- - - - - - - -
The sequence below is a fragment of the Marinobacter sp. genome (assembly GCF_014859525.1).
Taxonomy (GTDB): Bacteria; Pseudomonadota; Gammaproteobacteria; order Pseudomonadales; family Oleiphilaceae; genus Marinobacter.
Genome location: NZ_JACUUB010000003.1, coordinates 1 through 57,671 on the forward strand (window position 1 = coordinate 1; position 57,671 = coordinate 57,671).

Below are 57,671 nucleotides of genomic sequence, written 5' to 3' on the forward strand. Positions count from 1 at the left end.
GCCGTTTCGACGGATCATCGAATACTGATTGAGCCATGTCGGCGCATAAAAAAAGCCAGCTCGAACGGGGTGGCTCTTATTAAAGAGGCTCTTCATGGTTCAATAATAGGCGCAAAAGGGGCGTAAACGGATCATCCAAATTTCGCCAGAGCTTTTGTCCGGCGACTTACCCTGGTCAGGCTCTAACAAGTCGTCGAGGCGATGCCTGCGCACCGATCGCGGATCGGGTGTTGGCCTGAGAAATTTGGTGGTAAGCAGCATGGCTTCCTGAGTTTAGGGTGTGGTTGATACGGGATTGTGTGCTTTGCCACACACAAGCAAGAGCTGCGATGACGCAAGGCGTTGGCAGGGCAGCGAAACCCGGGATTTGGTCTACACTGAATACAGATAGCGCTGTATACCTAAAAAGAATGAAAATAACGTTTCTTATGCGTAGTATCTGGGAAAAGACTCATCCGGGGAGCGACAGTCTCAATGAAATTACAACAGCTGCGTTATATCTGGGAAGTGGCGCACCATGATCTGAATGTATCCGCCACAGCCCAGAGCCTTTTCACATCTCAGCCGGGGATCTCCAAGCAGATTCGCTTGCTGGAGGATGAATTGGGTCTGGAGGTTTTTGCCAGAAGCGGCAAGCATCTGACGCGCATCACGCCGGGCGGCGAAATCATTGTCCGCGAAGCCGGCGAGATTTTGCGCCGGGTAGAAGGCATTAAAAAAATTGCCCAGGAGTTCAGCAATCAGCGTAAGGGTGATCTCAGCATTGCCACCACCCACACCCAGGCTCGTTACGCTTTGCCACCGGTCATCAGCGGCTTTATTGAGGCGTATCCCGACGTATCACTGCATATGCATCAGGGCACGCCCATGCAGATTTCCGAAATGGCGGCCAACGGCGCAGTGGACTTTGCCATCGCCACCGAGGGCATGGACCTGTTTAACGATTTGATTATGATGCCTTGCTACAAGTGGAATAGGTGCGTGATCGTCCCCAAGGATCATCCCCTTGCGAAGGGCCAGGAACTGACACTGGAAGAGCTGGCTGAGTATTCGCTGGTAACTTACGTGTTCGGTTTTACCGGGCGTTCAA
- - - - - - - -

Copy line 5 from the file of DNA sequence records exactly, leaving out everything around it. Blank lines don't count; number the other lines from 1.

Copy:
GCCGTTTCGACGGATCATCGAATACTGATTGAGCCATGTCGGCGCATAAAAAAAGCCAGCTCGAACGGGGTGGCTCTTATTAAAGAGGCTCTTCATGGTTCAATAATAGGCGCAAAAGGGGCGTAAACGGATCATCCAAATTTCGCCAGAGCTTTTGTCCGGCGACTTACCCTGGTCAGGCTCTAACAAGTCGTCGAGGCGATGCCTGCGCACCGATCGCGGATCGGGTGTTGGCCTGAGAAATTTGGTGGTAAGCAGCATGGCTTCCTGAGTTTAGGGTGTGGTTGATACGGGATTGTGTGCTTTGCCACACACAAGCAAGAGCTGCGATGACGCAAGGCGTTGGCAGGGCAGCGAAACCCGGGATTTGGTCTACACTGAATACAGATAGCGCTGTATACCTAAAAAGAATGAAAATAACGTTTCTTATGCGTAGTATCTGGGAAAAGACTCATCCGGGGAGCGACAGTCTCAATGAAATTACAACAGCTGCGTTATATCTGGGAAGTGGCGCACCATGATCTGAATGTATCCGCCACAGCCCAGAGCCTTTTCACATCTCAGCCGGGGATCTCCAAGCAGATTCGCTTGCTGGAGGATGAATTGGGTCTGGAGGTTTTTGCCAGAAGCGGCAAGCATCTGACGCGCATCACGCCGGGCGGCGAAATCATTGTCCGCGAAGCCGGCGAGATTTTGCGCCGGGTAGAAGGCATTAAAAAAATTGCCCAGGAGTTCAGCAATCAGCGTAAGGGTGATCTCAGCATTGCCACCACCCACACCCAGGCTCGTTACGCTTTGCCACCGGTCATCAGCGGCTTTATTGAGGCGTATCCCGACGTATCACTGCATATGCATCAGGGCACGCCCATGCAGATTTCCGAAATGGCGGCCAACGGCGCAGTGGACTTTGCCATCGCCACCGAGGGCATGGACCTGTTTAACGATTTGATTATGATGCCTTGCTACAAGTGGAATAGGTGCGTGATCGTCCCCAAGGATCATCCCCTTGCGAAGGGCCAGGAACTGACACTGGAAGAGCTGGCTGAGTATTCGCTGGTAACTTACGTGTTCGGTTTTACCGGGCGTTCAA